A man called Barack Hussein delivered a keynote speech in Cairo that was meant to redefine the relationship between the USA and the Muslim world; it was a flowing speech of rousing oratory worthy of Obama himself but the question of how to square this conundrum still remains.
He dampened expectations with caution that one speech will not change decades of mistrust. Where he stands now is on a bleak vista with clouds on every horizon; Iraq is in a balance, Hamas is rising in significance, Iran is more or less past the point of no return to full nuclear status and Israel-Palestine is still in stasis.
The Israeli-Palestine situation now looks more solvable compared to Iran but both sides have opted out of peace; the Israelis have voted a brick wall into government with a right-wing coalition poised to resist any suggestion of changing the status quo.
The Palestinians have taken a dangerous detour down the Hamas cul-de-sac with the venal and corrupt Fatah paralysed by inactive leadership.
The reality of global dynamics has changed so much but facts on the ground have not changed much, how the region reacts to this, will determine the outcome.
Historically, the USA has supported Israel for more than the cultural ties between the nations, given that the US has a substantial Jewish population that has contributed greatly to its development. And it goes deeper than this.
The state of Israel was founded with the blessing of both USA and USSR; who both wanted to manipulate it to their own strategic ends.
The Russians dithered in 1948 and the Americans did not hesitate to deliver arms to save the Jews; they saw a strategic ally that could act as a proxy in the region.
The Russians then switched to Arab side and have armed them over the years; Nasser in Egypt, Asad in Syria, Kaddafi in Libya. However, the Americans made the better choice; better to trust a man who has everything to lose than one who has nothing to lose. Every war the Israelis ever fought was for survival while the Arabs fought for conquest and lost.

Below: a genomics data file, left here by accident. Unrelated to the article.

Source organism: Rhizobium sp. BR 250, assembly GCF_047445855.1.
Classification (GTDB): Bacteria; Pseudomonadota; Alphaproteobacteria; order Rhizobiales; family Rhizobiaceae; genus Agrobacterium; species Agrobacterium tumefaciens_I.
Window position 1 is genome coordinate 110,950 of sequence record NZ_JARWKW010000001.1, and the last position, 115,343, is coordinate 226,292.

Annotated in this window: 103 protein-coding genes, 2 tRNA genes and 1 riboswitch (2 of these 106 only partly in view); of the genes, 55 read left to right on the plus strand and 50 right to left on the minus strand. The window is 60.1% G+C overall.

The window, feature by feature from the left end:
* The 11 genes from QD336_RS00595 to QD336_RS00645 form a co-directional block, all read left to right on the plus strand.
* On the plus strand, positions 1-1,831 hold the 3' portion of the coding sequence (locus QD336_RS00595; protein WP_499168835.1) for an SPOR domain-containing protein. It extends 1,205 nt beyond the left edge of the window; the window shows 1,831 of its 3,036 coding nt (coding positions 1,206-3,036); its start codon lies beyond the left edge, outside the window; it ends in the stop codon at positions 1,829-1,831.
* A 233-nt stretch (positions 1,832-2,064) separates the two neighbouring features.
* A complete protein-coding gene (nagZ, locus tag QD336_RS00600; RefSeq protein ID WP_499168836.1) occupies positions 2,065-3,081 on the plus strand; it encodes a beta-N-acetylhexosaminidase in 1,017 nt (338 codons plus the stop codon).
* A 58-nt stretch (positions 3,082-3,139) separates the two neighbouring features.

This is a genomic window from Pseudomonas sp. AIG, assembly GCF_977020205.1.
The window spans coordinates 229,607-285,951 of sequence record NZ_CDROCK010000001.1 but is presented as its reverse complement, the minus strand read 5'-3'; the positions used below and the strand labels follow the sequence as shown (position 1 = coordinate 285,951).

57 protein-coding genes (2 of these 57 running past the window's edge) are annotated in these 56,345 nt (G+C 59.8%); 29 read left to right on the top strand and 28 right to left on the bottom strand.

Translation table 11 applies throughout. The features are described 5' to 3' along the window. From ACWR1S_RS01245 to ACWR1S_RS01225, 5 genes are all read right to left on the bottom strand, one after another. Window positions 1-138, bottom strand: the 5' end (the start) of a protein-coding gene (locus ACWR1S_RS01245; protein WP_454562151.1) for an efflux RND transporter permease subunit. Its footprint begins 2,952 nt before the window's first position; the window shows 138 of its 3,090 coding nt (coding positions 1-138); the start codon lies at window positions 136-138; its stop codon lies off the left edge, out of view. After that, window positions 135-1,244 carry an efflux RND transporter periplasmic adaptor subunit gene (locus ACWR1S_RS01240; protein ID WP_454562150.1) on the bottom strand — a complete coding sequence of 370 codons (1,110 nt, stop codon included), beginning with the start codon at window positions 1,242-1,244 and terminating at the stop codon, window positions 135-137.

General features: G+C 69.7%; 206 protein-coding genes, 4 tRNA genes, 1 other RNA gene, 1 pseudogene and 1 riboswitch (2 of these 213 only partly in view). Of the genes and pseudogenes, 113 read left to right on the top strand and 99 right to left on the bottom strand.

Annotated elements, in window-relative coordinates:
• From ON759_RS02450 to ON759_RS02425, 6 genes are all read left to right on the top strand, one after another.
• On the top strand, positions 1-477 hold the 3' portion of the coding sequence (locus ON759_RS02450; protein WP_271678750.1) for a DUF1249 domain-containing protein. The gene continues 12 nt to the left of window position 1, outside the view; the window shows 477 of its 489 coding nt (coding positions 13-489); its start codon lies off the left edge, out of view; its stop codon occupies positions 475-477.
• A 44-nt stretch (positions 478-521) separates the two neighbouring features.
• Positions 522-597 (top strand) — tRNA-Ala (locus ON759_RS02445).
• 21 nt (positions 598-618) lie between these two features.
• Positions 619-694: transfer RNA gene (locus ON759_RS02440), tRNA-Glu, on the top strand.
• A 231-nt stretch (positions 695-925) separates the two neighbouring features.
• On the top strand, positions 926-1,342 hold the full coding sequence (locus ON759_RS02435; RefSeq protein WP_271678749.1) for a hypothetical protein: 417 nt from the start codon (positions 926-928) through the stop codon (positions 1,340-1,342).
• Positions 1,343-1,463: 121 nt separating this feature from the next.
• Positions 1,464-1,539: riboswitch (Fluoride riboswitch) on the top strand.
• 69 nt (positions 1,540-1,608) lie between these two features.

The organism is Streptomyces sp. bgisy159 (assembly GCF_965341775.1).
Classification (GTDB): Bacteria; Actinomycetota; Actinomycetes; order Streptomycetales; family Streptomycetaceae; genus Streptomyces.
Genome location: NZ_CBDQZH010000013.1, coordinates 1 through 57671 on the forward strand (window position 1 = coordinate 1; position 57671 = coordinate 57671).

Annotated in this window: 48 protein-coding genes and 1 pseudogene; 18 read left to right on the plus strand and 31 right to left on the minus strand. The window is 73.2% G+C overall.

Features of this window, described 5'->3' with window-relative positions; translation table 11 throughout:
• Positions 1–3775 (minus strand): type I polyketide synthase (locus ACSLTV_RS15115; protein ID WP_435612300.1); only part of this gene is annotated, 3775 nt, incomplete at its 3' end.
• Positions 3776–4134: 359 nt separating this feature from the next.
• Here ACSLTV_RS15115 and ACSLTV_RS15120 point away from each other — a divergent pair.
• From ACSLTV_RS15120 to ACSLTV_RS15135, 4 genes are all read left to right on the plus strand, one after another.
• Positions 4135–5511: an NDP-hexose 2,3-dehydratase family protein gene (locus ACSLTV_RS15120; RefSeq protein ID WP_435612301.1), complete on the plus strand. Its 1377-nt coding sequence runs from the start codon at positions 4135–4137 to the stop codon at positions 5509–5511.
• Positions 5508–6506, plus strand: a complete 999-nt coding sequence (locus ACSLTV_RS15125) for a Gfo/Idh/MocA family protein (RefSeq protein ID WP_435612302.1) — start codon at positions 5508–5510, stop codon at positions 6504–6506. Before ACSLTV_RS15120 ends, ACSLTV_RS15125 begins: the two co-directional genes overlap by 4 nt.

The Palestinian situation became a prism through which we see the middle-east since the Arab world took it as an insult to their religion to have the state of Israel in their midst and the West saw Israel as a firewall against Islamic extremism.
The wider Arab world used the Palestinian conflict as a diversion to absorb public anger yet the truth is that no Arab nation is free and democratic. George Bush saw this conflict with a biblical perspective when he perceived events as an unstoppable prophesy from the book of Revelations.
Obama has realised what Israel failed to grasp at the last elections; Israel was America’s agent in the middle-east but since America invaded Iraq the dynamics have changed, they no longer need Israel like they used to.
America doesn’t have friends, it has interests, and if your interests coincide then the world is yours. The interests of USA and Israel have been slowly diverging over the years; only in Iran do they see a real common purpose although the Israelis want an immediate air-strike, while Obama favours a détente.
Now, the fault-line has moved to the Pakistan-Afghanistan border, which is the vortex driving the US foreign policy at the moment. Obama will play for time; he will hope this Israeli coalition of the unwilling will fracture at first impact, he will also have to hope the Palestinians tire of Hamas.
Sadly a three-state solution is most likely; the West bank will go to Fatah and Gaza will stay with Hamas simply because the two cannot conjoin geographically or psychologically, it is like giving Rwanda a district in Malawi.
A West Bank State will be established and pampered with western aid as a sweetener for rejecting terror while Gaza will continue to choke because Hamas has deep control in every aspect.
The events in the Holy Land divide humanity and some see it as an endless conflict that will never end. That doesn’t mean we shouldn’t try, there are practical steps that both sides can take to resolve this, just like Rwanda did after the genocide.
The first step is to separate the past from present and the second one is the realisation that the other side will never go away. How do you separate the past from the current situation in Israel-Palestine?
Roman Emperor Vespasian crushed Israel in 70AD and dispersed the Jews renaming it Palestina, other groups were brought in to live there, these tribes later became Islamic after 640AD and the rest is history.
A growing number of Israelis and Arabs now realise that both sides are here to stay so they might as well get along. Pride is deadly; it has killed more people than any other emotion in history. Right now, neither side can face the humiliation of compromise, let alone defeat.
So we wait until both sides find a composition of words that can save face, then we will have to endure years of more coverage about the same vicious cycle of violence.
Some say Israel needs an existential threat to bind its complex parts together; others say the Arab leaders want a scapegoat to blame for all their misfortunes.
Either way this circle will not square easily. The first 4,000 years have been tumultuous, let’s hope we’ll solve it in the next 4,000 words.